Deterioration Following Spontaneous Improvement

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disease progression, cerebral ischemia, angiography, ultrasonography


Background and Purpose—Some stroke patients will deteriorate following improvement (DFI), but the cause of such fluctuation is often unclear. While resolution of neurological deficits is usually related to spontaneous recanalization or restoration of collateral flow, vascular imaging in patients with DFI has not been well characterized.

Methods—We prospectively studied patients who presented with a focal neurological deficit that resolved spontaneously within 6 hours of symptom onset. Patients were evaluated with bedside transcranial Doppler (TCD). Digital subtraction angiography (DSA), computed tomographic angiography (CTA), or magnetic resonance angiography (MRA) were performed when feasible. DFI was defined as subsequent worsening of the neurological deficit by ≥4 National Institutes of Health Stroke Scale points within 24 hours of the initial symptom onset.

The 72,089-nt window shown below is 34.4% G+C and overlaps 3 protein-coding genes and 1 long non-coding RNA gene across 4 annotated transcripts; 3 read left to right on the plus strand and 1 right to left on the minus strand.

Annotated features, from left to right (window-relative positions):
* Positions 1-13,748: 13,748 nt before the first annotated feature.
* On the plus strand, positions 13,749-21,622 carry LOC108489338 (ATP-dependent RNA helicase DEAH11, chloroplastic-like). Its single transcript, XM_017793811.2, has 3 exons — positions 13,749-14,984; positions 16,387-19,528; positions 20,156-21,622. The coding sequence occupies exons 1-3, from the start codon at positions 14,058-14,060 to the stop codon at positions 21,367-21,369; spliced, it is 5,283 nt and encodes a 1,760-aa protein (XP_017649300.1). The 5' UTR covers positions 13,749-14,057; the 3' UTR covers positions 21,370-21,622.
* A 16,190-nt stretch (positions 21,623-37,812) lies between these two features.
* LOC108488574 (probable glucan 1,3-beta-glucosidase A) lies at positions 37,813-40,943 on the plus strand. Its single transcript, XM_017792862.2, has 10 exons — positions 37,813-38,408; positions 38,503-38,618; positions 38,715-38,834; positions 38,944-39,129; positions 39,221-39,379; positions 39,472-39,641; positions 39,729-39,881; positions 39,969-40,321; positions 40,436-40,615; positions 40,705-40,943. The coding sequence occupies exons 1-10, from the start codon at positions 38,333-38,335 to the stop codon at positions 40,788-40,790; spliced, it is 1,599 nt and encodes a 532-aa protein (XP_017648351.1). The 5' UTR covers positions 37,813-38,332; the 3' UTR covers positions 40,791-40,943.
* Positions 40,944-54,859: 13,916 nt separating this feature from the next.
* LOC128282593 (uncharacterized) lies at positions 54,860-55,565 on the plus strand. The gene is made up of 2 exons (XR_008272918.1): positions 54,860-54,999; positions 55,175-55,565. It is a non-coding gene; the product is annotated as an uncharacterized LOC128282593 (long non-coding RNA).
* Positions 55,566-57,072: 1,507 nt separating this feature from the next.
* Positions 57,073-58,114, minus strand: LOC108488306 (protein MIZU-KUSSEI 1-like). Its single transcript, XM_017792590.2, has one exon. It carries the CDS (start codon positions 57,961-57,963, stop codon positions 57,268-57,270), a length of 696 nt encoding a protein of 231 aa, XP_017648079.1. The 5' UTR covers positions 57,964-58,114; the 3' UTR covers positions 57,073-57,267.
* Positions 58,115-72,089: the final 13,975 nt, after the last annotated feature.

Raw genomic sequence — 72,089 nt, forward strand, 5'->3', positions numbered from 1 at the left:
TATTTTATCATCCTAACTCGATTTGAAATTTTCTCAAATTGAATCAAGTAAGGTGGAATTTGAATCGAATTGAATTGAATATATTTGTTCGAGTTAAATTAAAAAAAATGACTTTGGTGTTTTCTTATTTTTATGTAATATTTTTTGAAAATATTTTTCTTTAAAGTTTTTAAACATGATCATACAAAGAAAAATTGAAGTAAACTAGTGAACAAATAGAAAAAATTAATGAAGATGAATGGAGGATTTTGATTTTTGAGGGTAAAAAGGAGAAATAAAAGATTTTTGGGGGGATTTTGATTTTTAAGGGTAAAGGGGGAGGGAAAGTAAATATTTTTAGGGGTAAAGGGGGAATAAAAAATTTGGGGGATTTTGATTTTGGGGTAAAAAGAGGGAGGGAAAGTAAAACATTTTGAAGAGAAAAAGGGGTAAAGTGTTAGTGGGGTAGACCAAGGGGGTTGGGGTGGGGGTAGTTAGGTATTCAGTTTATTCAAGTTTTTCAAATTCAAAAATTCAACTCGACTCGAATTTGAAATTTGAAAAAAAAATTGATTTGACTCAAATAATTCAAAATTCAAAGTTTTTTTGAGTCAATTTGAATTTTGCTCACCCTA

Results—We studied 50 consecutive patients presenting at 165±96 minutes from symptom onset. Mean age was 61±14 years; 50% were females. All patients had TCD at the time of presentation, and 68% had subsequent angiographic examinations (DSA 10%, CTA 4%, and MRA 44%). Overall, large-vessel occlusion on TCD was found in 16% of patients (n=8); stenosis was found in 18% (n=9); 54% (n=27) had normal studies; and 6 patients (12%) had no temporal windows. DFI occurred in 16% (n=8) of the 50 patients: in 62% of patients with TCD and angiographic evidence of occlusion, in 22% with stenosis, and in 4% with normal vascular studies (P

Conclusions—DFI is strongly associated with the presence of large-vessel occlusion or stenosis of either atherosclerotic or embolic origin. Normal vascular studies and lacunar events were associated with stable spontaneous resolution without subsequent fluctuation. Urgent vascular evaluation may help identify patients with resolving deficits and vascular lesions who may be candidates for new therapies to prevent subsequent deterioration.

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Stroke, v. 31, issue 4, p. 915-919